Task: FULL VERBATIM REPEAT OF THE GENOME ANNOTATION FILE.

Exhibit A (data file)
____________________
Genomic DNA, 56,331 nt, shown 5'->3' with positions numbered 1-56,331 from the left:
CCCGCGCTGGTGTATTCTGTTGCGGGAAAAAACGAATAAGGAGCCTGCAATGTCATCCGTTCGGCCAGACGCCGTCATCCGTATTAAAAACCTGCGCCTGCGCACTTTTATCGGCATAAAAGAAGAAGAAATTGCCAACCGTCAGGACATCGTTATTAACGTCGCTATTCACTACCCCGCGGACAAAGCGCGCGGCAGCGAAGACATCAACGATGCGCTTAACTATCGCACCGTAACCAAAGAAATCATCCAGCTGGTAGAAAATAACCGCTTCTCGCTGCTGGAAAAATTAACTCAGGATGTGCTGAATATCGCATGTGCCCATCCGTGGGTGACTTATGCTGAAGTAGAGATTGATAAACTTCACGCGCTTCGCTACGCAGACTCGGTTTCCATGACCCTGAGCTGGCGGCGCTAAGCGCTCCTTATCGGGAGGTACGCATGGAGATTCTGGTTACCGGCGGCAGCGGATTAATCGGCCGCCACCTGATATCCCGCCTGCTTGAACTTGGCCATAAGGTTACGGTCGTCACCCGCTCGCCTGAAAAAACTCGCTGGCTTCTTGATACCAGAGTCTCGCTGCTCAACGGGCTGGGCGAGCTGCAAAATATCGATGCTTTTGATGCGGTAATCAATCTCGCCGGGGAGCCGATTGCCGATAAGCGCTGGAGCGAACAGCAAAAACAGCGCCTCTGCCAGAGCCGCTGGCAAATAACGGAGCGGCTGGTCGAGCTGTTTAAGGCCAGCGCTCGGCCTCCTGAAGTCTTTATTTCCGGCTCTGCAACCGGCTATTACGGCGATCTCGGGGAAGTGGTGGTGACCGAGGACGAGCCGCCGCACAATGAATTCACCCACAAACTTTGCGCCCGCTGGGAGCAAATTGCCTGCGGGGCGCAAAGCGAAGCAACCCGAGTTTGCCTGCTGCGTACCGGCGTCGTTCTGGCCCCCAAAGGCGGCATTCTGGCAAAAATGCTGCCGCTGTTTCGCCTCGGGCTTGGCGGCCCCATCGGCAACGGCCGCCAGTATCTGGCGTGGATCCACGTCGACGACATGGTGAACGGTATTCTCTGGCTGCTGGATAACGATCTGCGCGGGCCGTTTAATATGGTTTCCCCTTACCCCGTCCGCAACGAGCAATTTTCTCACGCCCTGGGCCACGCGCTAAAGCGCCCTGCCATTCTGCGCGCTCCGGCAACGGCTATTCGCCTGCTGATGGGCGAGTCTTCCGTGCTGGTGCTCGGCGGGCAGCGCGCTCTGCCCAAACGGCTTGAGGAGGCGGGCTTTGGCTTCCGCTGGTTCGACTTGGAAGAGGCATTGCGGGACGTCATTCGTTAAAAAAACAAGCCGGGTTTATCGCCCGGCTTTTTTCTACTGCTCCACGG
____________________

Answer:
Genomic DNA, 56,331 nt, shown 5'->3' with positions numbered 1-56,331 from the left:
CCCGCGCTGGTGTATTCTGTTGCGGGAAAAAACGAATAAGGAGCCTGCAATGTCATCCGTTCGGCCAGACGCCGTCATCCGTATTAAAAACCTGCGCCTGCGCACTTTTATCGGCATAAAAGAAGAAGAAATTGCCAACCGTCAGGACATCGTTATTAACGTCGCTATTCACTACCCCGCGGACAAAGCGCGCGGCAGCGAAGACATCAACGATGCGCTTAACTATCGCACCGTAACCAAAGAAATCATCCAGCTGGTAGAAAATAACCGCTTCTCGCTGCTGGAAAAATTAACTCAGGATGTGCTGAATATCGCATGTGCCCATCCGTGGGTGACTTATGCTGAAGTAGAGATTGATAAACTTCACGCGCTTCGCTACGCAGACTCGGTTTCCATGACCCTGAGCTGGCGGCGCTAAGCGCTCCTTATCGGGAGGTACGCATGGAGATTCTGGTTACCGGCGGCAGCGGATTAATCGGCCGCCACCTGATATCCCGCCTGCTTGAACTTGGCCATAAGGTTACGGTCGTCACCCGCTCGCCTGAAAAAACTCGCTGGCTTCTTGATACCAGAGTCTCGCTGCTCAACGGGCTGGGCGAGCTGCAAAATATCGATGCTTTTGATGCGGTAATCAATCTCGCCGGGGAGCCGATTGCCGATAAGCGCTGGAGCGAACAGCAAAAACAGCGCCTCTGCCAGAGCCGCTGGCAAATAACGGAGCGGCTGGTCGAGCTGTTTAAGGCCAGCGCTCGGCCTCCTGAAGTCTTTATTTCCGGCTCTGCAACCGGCTATTACGGCGATCTCGGGGAAGTGGTGGTGACCGAGGACGAGCCGCCGCACAATGAATTCACCCACAAACTTTGCGCCCGCTGGGAGCAAATTGCCTGCGGGGCGCAAAGCGAAGCAACCCGAGTTTGCCTGCTGCGTACCGGCGTCGTTCTGGCCCCCAAAGGCGGCATTCTGGCAAAAATGCTGCCGCTGTTTCGCCTCGGGCTTGGCGGCCCCATCGGCAACGGCCGCCAGTATCTGGCGTGGATCCACGTCGACGACATGGTGAACGGTATTCTCTGGCTGCTGGATAACGATCTGCGCGGGCCGTTTAATATGGTTTCCCCTTACCCCGTCCGCAACGAGCAATTTTCTCACGCCCTGGGCCACGCGCTAAAGCGCCCTGCCATTCTGCGCGCTCCGGCAACGGCTATTCGCCTGCTGATGGGCGAGTCTTCCGTGCTGGTGCTCGGCGGGCAGCGCGCTCTGCCCAAACGGCTTGAGGAGGCGGGCTTTGGCTTCCGCTGGTTCGACTTGGAAGAGGCATTGCGGGACGTCATTCGTTAAAAAAACAAGCCGGGTTTATCGCCCGGCTTTTTTCTACTGCTCCACGG